"Family Troubles" and "Troubling Families": Opening Up Fertile Ground. By: Ribbens McCarthy, Jane; Gillies, Val; Hooper, Carol-Ann; McCarthy, Jane Ribbens. Journal of Family Issues. Nov2019, Vol. 40 Issue 16, p2207-2224. 18p.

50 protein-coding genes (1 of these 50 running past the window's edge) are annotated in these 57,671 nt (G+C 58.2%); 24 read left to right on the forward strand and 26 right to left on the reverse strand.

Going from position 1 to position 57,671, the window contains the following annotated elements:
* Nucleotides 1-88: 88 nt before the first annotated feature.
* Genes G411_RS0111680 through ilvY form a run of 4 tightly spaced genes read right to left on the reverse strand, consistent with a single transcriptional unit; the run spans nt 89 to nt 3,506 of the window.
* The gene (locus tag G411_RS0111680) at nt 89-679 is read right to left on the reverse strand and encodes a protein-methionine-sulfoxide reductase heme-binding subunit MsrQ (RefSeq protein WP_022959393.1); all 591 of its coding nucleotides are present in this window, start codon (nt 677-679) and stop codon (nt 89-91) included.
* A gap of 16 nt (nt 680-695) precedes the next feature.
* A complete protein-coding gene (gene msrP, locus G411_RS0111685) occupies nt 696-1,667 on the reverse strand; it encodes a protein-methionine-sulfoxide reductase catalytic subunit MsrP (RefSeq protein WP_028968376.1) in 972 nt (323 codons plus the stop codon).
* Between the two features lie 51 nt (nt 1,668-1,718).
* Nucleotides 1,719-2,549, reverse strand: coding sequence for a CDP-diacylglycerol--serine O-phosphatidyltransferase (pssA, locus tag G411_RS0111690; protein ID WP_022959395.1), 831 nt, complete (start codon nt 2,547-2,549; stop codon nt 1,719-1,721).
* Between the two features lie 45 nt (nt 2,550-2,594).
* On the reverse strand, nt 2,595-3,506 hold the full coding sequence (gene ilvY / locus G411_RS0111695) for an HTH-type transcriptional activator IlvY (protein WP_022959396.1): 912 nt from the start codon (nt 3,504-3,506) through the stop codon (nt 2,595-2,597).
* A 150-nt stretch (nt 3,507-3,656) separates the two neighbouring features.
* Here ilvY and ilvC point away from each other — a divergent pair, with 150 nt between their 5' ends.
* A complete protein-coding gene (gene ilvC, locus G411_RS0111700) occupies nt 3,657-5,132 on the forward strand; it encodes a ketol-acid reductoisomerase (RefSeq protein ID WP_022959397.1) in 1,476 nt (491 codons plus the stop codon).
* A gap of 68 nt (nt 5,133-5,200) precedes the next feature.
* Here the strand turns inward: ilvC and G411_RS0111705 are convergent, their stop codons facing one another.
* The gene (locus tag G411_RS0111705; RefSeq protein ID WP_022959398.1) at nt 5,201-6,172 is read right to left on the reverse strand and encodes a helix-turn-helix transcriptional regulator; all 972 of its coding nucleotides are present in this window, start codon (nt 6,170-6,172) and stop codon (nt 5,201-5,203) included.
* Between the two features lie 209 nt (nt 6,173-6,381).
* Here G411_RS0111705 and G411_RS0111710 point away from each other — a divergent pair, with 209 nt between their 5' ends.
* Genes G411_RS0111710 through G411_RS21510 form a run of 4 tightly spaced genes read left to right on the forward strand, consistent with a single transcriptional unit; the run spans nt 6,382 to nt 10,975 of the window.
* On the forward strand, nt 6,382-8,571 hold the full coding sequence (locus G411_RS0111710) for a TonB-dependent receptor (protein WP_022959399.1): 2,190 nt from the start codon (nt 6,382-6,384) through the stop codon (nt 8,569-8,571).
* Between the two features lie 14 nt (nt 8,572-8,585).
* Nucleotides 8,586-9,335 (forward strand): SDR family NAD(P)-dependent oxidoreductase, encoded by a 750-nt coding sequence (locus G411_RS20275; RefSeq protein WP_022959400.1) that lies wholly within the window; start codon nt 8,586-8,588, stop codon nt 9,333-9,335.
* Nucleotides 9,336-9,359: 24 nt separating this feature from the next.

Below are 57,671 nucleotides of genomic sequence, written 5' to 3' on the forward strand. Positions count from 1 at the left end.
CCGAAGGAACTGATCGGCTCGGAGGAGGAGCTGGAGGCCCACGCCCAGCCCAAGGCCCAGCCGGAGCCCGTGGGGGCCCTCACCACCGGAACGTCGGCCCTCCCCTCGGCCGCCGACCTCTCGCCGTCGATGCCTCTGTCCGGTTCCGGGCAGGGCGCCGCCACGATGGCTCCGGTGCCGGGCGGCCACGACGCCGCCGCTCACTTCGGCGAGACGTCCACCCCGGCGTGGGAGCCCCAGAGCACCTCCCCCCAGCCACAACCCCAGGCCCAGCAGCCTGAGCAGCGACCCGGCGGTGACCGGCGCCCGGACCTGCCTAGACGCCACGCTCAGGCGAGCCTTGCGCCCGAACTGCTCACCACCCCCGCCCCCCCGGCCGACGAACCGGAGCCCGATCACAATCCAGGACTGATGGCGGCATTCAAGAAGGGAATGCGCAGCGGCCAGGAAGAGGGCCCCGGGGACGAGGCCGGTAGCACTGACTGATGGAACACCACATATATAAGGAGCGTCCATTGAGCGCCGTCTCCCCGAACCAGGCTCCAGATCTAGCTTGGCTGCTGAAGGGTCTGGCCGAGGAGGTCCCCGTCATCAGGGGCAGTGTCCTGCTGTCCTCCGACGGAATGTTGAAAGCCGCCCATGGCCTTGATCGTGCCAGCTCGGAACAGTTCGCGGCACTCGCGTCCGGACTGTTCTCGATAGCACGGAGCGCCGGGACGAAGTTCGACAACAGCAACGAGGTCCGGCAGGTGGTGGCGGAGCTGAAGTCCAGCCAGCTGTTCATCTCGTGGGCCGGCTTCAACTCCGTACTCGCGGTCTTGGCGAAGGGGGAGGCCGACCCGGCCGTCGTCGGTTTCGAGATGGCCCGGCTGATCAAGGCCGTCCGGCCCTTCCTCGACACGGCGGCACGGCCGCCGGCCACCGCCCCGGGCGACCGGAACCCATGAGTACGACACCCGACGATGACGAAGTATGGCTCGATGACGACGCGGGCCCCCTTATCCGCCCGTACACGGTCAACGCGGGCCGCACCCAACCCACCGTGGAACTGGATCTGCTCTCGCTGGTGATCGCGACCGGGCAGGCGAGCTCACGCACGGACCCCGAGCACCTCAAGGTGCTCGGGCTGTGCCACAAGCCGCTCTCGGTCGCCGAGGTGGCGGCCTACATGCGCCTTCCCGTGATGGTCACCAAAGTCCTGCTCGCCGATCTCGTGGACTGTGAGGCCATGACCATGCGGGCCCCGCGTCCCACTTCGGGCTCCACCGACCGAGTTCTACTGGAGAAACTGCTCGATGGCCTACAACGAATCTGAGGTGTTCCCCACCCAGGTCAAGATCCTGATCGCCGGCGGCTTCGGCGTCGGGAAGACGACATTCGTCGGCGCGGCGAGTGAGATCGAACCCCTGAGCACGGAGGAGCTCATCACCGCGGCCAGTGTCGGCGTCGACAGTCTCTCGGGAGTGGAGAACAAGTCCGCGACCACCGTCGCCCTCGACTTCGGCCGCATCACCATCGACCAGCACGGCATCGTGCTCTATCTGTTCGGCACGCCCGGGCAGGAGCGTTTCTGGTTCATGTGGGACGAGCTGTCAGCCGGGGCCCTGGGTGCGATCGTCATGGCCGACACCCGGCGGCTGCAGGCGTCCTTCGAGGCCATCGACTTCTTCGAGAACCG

The twin themes of “family troubles” and “troubling families” are closely linked, but they are also each distinct in themselves, and nuanced in particular ways. Rooted particularly (but not solely) in our U.K.-based academic experiences, we offer an account of family studies as siloed between a binary of “the mainstream”, focused on what may be implicitly understood as “ordinary” family lives, and “the problematic”, focused on aspects of family lives that may be of interest to social policy experts, professionals, and practitioners and geared toward interventions of some sort. What has been missing has been sociological attention to the pervasiveness of change and challenges as core for all family lives over time, with such changes sometimes experienced as troubling by family members themselves, and/or seen to be troubling by others such as professionals who saw them as “dysfunctional”, or policy makers who saw them as “social problems”. Practice and policy-oriented research has thus focused on interventions to “make things better”, or to achieve “reforms”, for families that are considered to be “problematic”. Consequently, what may be described as the “normal troubles” of family lives have been largely neglected. In this article, we explore what is brought into view by focusing on “family troubles” and “troubling families”; we argue that these themes offer fertile ground for opening up new dialogue between these contrasting bodies of work, questioning and crossing boundaries, illuminating taken-for-granted assumptions, and encouraging fresh perspectives.